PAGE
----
By listening to what the science is telling us, it becomes increasingly clear that life and consciousness are fundamental to any true understanding of the universe. This forces a fundamental rethinking of everything we thought we knew about life, death, and our place in the universe.
For the last decade, Silicon Valley entrepreneur Dave Asprey has worked with world-renowned doctors and scientists to uncover the latest, most innovative methods for making humans perform better—a process known as "biohacking." In his first book, The Bulletproof Diet, he shared his biohacking tips for taking control of your own biology. Now, in Head Strong, Asprey shows readers how to biohack their way to a sharper, smarter, faster, more resilient brain.
Imagine feeling like your mind is operating at its clearest and sharpest, and being able—possibly for the first time in your life—to do more in less time? What it suddenly became easier to do the very hardest things you do? Or if you could feel 100% confident about your intellect, and never again fear being the person in the room who just isn’t smart enough, or can’t remember something important? How would you treat people if the mood swings, short temper, and food cravings that disrupt your day could simply disappear?
In Head Strong, Asprey shows us that all of this is possible—and more. Using his simple lifestyle modifications (or "hacks") to take advantage of how the structure of your brain works, readers will learn how to take their mental performance to the next level. Combining the latest findings in neuroscience and neurobiology with a hacker-inspired "get it done now" perspective, Asprey offers a program structured around key areas of brain performance that will help you:Power the brain with exactly what it needs to perform at its best all day longEliminate the sources of "kryptonite," both nutritional and environmental, that make the brain slower.Supercharge the cellular powerhouses of our brains, the mitochondria, to eliminate cravings and turn up mental focus.Reverse inflammation to perform better right now, then stay sharp and energized well into your golden years.Promote neuron growth to enhance processing speed and reinforce new learning—hotwiring your brain for success.
Asprey’s easy to follow, two-week program offers a detailed plan to supercharge brain performance, including: which foods to eat and which ones to avoid, how to incorporate the right kinds of physical activity into your day, a detox protocol for your home and body; meditation and breathing for performance, recommended brain-boosting supplements; and how to adjust the lighting in your home and work space to give your brain the quality light it thrives on.
A better brain—and a happier, easier, more productive life—is within reach. You just need to get Head Strong.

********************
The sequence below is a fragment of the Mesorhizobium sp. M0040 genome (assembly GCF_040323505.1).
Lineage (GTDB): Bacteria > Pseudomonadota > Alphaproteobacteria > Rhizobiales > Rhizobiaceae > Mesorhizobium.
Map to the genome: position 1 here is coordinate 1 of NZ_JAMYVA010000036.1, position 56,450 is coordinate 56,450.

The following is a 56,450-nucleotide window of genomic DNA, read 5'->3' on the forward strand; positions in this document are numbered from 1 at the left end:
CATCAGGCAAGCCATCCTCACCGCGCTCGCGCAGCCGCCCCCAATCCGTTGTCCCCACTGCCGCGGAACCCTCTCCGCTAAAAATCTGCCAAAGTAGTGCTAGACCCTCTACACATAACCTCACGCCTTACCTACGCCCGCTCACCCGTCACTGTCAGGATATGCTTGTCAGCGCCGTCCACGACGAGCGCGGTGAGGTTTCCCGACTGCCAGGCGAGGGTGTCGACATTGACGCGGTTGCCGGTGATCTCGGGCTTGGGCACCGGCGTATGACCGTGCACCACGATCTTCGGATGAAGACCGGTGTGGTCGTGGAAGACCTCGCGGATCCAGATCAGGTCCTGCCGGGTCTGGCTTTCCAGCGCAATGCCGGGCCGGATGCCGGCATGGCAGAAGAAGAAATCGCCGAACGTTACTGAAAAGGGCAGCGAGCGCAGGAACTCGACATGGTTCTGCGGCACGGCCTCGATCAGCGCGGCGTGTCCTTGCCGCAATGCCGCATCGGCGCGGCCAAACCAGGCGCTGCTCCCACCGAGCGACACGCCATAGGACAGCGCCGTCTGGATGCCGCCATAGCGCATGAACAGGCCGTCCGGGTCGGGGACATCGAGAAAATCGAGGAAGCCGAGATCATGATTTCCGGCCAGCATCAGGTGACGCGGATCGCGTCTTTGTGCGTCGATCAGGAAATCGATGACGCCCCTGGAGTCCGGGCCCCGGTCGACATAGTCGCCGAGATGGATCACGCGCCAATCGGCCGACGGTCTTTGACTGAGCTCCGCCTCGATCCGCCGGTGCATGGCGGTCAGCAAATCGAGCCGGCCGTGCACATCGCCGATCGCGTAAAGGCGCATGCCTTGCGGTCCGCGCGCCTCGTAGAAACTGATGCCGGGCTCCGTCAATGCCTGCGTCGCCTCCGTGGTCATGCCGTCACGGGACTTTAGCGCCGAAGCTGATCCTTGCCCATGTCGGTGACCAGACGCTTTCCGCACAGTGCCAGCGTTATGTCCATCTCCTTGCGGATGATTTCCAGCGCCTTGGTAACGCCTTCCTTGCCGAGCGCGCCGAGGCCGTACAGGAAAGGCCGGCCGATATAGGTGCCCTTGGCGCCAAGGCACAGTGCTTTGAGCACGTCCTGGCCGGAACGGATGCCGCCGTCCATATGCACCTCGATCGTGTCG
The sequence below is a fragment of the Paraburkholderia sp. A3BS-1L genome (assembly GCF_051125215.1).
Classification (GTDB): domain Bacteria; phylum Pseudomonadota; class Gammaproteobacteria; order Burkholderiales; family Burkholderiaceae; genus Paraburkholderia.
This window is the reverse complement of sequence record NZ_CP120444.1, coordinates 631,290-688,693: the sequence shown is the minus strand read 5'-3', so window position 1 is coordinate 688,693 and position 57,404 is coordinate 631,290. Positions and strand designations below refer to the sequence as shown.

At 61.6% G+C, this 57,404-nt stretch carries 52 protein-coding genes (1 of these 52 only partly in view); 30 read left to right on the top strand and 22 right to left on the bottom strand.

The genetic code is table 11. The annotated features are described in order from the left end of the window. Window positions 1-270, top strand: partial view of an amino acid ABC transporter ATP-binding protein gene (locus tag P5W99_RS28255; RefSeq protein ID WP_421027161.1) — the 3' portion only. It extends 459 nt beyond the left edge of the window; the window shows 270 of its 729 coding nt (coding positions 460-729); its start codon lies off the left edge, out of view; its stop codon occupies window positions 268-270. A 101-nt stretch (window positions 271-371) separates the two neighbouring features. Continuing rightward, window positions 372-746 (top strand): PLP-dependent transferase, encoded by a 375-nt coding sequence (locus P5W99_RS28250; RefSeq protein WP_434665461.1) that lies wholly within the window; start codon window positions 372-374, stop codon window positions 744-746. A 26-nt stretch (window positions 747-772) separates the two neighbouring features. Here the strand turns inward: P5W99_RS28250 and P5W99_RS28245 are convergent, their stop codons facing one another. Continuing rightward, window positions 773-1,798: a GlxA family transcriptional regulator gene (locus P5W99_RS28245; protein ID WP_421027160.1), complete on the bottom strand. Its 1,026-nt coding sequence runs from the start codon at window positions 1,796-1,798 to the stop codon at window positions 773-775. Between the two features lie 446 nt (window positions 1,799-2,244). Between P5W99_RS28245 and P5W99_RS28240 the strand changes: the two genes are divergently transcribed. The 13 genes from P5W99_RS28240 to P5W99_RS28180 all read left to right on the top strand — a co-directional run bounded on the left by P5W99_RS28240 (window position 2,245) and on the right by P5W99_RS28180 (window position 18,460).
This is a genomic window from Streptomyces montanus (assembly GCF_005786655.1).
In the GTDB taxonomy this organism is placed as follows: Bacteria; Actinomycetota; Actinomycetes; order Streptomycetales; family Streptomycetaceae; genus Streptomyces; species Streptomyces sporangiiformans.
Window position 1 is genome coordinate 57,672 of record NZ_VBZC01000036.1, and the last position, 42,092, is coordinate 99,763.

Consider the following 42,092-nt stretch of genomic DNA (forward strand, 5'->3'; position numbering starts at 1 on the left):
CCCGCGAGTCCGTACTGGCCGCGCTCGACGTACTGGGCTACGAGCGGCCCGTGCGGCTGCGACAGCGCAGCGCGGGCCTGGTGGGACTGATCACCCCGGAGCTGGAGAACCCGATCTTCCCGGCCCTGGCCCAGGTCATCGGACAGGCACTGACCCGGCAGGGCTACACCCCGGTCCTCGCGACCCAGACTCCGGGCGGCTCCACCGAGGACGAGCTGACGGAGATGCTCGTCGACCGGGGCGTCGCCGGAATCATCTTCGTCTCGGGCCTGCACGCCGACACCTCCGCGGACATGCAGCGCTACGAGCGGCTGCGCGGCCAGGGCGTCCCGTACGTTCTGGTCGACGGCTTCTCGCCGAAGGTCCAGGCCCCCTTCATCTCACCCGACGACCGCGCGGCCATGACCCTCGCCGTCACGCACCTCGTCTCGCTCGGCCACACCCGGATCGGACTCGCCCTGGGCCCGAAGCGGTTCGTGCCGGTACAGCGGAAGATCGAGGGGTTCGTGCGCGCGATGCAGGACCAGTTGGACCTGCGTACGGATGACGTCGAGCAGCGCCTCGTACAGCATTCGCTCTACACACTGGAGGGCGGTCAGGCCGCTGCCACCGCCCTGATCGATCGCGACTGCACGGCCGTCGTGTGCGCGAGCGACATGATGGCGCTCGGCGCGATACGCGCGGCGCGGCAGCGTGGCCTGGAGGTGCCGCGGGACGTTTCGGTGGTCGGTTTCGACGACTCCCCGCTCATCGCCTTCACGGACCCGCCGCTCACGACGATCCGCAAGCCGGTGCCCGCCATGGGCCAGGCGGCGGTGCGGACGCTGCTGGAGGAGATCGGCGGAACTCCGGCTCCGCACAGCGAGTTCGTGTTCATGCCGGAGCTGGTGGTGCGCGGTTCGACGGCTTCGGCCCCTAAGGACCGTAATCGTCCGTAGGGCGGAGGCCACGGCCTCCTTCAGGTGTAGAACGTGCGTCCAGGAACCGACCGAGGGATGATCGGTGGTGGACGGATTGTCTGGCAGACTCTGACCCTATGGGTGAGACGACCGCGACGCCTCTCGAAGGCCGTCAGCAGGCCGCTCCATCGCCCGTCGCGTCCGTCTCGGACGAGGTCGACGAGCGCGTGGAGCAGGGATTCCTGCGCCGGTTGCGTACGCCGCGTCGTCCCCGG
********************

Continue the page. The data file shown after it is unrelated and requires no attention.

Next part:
Sparked by a controversial debate in February 2014, Bill Nye has set off on an energetic campaign to spread awareness of evolution and the powerful way it shapes our lives. In Undeniable: Evolution and the Science of Creation, he explains why race does not really exist; evaluates the true promise and peril of genetically modified food; reveals how new species are born, in a dog kennel and in a London subway; takes a stroll through 4.5 billion years of time; and explores the new search for alien life, including aliens right here on Earth.
With infectious enthusiasm, Bill Nye shows that evolution is much more than a rebuttal to creationism; it is an essential way to understand how nature works—and to change the world. It might also help you get a date on a Saturday night.
Shortlisted for both the Guardian First Book Prize and the Costa Book Award
Longlisted for the Samuel Johnson Prize for Non-Fiction
A Finalist for the Pol Roger Duff Cooper Prize
A Finalist for the Wellcome Book Prize
A Financial Times Best Book of the Year
An Economist Best Book of the Year
A Washington Post Notable Book of the Year
What is it like to be a brain surgeon? How does it feel to hold someone's life in your hands, to cut into the stuff that creates thought, feeling, and reason? How do you live with the consequences of performing a potentially lifesaving operation when it all goes wrong?
In neurosurgery, more than in any other branch of medicine, the doctor's oath to "do no harm" holds a bitter irony. Operations on the brain carry grave risks. Every day, leading neurosurgeon Henry Marsh must make agonizing decisions, often in the face of great urgency and uncertainty.
If you believe that brain surgery is a precise and exquisite craft, practiced by calm and detached doctors, this gripping, brutally honest account will make you think again. With astonishing compassion and candor, Marsh reveals the fierce joy of operating, the profoundly moving triumphs, the harrowing disasters, the haunting regrets, and the moments of black humor that characterize a brain surgeon's life.
Do No Harm provides unforgettable insight into the countless human dramas that take place in a busy modern hospital. Above all, it is a lesson in the need for hope when faced with life's most difficult decisions.